Oxbarns, another developer, is creating six high-end holiday properties near Whichford; according to Emma Barkes, of Stacks Property Search, they cost £4m-£5m and are fully furnished by RH, the American luxury homewares company which recently opened a lifestyle shop at Aynhoe Park. 

“They also offer a concierge service – picking you up from the station, lighting your woodburner in advance of your arrival, taking in the Ocado delivery and maintaining the garden,” says Barkes. 

This takes care of one of the main problems currently faced by the wealthy in the Cotswolds: finding staff. 

“It can take three months to find a housekeeper, poaching is rife and trying to find a groom is impossible,” says Jess Simpson, a buying agent. 

“I had a client who had a row with their neighbour because they inadvertently poached their groom.” Finding experienced gardeners and tradespeople such as roofers is also a struggle, according to Jerome Lartaud, of Domus Holmes Property Finder.

The ‘real’ Cotswolds

Of course, there’s plenty of normal life here too and pandemic movers have, in some places, boosted local schools and shops. Diana Findlay, who moved last summer to a rented flat in Stow-on-the-Wold and is part of the team running atelier8, a creative workshop and event space in the town, says there’s a great community “of interesting and creative people”.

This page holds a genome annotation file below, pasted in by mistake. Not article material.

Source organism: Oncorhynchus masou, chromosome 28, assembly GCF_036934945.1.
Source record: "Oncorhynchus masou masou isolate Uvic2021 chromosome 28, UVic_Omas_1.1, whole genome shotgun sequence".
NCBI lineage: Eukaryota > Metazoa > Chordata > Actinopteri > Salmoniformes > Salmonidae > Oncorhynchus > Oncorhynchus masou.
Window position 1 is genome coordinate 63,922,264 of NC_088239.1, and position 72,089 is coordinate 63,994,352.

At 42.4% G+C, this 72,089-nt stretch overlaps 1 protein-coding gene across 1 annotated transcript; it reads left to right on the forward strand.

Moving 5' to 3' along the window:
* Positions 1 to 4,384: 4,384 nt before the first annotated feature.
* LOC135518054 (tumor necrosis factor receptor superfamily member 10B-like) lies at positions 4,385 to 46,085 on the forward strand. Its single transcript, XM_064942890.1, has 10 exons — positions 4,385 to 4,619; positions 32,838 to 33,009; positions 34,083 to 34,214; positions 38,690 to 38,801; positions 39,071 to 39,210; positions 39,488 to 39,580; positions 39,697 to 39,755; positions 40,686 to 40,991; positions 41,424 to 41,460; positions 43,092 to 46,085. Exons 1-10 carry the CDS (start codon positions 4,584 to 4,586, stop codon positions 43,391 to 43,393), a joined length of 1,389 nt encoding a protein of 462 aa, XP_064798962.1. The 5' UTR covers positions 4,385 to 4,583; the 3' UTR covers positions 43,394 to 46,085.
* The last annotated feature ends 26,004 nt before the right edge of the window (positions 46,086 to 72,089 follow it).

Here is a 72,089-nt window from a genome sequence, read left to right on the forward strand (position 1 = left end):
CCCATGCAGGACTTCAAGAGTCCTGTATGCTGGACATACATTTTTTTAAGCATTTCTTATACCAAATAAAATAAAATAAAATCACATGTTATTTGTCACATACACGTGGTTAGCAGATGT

However, the extreme gentrification of parts of the Cotswolds has led to a backlash from locals being priced out of an area where holiday homes can earn more than they do. Here, the average two-bedroom holiday property makes an average income of £24,700 a year, rising to £46,300 for a four-bedroom holiday let, according to a new report by Sykes Holiday Cottages. 

Not all of the Cotswolds are the same – this is, after all, a huge area of almost 800 square miles that runs through five counties: Gloucestershire, Oxfordshire, Warwickshire, Wiltshire and Worcestershire. 

Areas north of the A40 generally command much higher prices – in part due to accessibility to London by road and from Charlbury, Kingham and Moreton-in-Marsh railway stations. 

Tom Mayfield, from Winkworth estate agency, says: “The north Cotswolds are bearing the brunt of the influx, but areas like Cirencester, Cheltenham and Tetbury remain popular and, in comparison, much cheaper and more like the Cotswolds used to be.” 

The south offers more authentic country living, says Emma Frampton, who last year moved with her partner, James Lowsley-Williams, to Chavenage, an Elizabethan manor house near Tetbury which has been in the Lowsley-Williams family since 1891. 

Poldark and Lark Rise to Candleford were filmed there and it was recently a backdrop for the upcoming Rivals series, based on the Dame Jilly Cooper novel.

“It’s more rough and ready, with locals and families that have been here for a really long time; we don’t have so many of the glossy pubs or tourists,” says Frampton, who recently opened a café, The Barn at Chavenage, with Lowsley-Williams.

“Winters aren’t the easiest and looking after the land and the animals is tough.”

That’s not to say there’s a complete lack of glamour around Cirencester – especially since the Pig hotel group bought the Barnsley House hotel, points out Samantha Scott-White, of Cotswold Buying Agent. 

“This is due to open this summer and they are also reopening the village pub, which will be a big draw.”